Farming in Detroit

Not too far from the bustling development of Midtown, another kind of development project is taking place, one that puts people and the food they eat at its center.
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Michigan Urban Farming Initiative
Photography courtesy of Michigan Urban Farming Initiative

It’s not often you find a 200-tree fruit orchard in the middle of a city, but in the North End neighborhood in Detroit, that’s exactly what you’ll see. Not too far from the bustling development of Midtown, another kind of development project is taking place, one that puts people and the food they eat at its center — literally.

It’s called an “agrihood,” and it’s a project being led by the nonprofit Michigan Urban Farming Initiative (MUFI) that includes a two-acre urban garden, the orchard, a children’s sensory garden, and soon, a community center and café. It’s touted as the country’s first sustainable urban example of the emerging development model, which positions agriculture as the centerpiece of a mixed-use development.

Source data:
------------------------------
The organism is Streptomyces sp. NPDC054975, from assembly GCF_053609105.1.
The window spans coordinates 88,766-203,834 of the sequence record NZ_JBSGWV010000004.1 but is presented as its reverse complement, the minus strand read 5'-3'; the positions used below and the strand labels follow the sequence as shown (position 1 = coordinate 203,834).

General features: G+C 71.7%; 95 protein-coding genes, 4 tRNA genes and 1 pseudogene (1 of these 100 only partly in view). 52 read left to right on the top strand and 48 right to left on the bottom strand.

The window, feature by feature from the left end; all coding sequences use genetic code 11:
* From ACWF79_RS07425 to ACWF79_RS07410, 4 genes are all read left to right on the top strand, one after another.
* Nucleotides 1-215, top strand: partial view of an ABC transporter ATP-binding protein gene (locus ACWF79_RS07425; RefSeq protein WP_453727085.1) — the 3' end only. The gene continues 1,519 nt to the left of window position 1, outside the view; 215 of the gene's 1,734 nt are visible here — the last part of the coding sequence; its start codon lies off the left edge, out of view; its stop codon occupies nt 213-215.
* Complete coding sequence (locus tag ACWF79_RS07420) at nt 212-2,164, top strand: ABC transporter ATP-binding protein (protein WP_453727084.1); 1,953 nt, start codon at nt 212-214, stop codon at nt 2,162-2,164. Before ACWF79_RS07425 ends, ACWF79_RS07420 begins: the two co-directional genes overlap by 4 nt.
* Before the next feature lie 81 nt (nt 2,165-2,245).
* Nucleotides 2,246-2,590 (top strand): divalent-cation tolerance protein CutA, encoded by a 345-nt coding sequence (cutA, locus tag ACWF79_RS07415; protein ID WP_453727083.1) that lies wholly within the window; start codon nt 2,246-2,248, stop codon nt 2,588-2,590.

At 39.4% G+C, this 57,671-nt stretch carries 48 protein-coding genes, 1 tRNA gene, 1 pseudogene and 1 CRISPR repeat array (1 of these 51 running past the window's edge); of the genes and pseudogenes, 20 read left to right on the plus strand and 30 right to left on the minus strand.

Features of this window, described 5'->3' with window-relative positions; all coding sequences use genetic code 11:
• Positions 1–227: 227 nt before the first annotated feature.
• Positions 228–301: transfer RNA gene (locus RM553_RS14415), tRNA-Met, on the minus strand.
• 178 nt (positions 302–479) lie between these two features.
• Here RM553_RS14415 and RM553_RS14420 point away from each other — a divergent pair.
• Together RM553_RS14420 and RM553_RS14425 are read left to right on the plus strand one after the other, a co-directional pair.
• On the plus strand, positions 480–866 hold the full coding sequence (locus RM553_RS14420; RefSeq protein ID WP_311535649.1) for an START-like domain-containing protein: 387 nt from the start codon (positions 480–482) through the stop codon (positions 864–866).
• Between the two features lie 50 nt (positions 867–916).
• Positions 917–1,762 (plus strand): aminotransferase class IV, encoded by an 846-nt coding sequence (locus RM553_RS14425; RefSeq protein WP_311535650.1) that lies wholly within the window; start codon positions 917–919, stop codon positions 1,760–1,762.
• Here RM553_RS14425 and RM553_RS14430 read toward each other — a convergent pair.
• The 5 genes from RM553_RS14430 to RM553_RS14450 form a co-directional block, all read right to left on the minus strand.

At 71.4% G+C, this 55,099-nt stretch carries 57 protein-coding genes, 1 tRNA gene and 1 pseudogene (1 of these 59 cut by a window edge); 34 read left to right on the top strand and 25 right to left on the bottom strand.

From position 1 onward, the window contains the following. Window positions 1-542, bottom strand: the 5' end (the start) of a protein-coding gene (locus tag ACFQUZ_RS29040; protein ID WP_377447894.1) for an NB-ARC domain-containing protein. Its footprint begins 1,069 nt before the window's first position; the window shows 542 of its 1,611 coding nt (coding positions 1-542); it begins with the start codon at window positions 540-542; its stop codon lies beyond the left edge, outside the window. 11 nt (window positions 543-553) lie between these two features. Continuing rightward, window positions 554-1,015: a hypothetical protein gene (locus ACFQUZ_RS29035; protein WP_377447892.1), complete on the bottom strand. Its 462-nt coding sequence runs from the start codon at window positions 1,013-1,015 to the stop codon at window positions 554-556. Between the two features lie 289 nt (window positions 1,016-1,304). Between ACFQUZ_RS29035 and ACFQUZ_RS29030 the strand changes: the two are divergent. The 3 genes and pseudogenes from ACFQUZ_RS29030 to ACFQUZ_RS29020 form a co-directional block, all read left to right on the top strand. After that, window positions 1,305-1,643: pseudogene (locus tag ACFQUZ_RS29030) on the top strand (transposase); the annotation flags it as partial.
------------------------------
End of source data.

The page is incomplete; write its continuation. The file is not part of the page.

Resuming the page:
Tyson Gersh
Tyson Gersh // Photography courtesy Jeffry Sauger

“There are currently about 200 throughout the U.S., mostly located in rural and suburban areas,” explained Tyson Gersh, MUFI president and co-founder. “We’re doing an urban version.”

The neighborhood the three-acre project is taking place in is a mix of vacant land, occupied homes and abandoned homes, and Gersh said one of the goals is to spur residential development that doesn’t come at the cost of its current residents.

MUFI Volunteers
North End Detroit residents Pinky and Orlando Jones volunteer to plant and harvest crops at the Michigan Urban Farming Initiative. // Photography courtesy of Jeffry Sauger

Annually, the urban garden provides fresh, free produce to about 2,000 households within 2 square miles of the farm, and Gersh said since its first growing season in 2012, the demand has increased exponentially each year. “We try and make it easy. Anyone can come and tell us what they want, and we let them take as much as they want,” Gersh said, and everything that’s distributed is harvested entirely by volunteers.

More than 300 vegetable varieties are grown on the farm, and over 50,000 pounds of free produce has been distributed to residents, area churches and food pantries over the years. Gersh said exciting new projects are underway, including the restoration of a long-vacant home into student intern housing and a two-bedroom shipping container home.

For more information on the farm and MUFI, visit miufi.org

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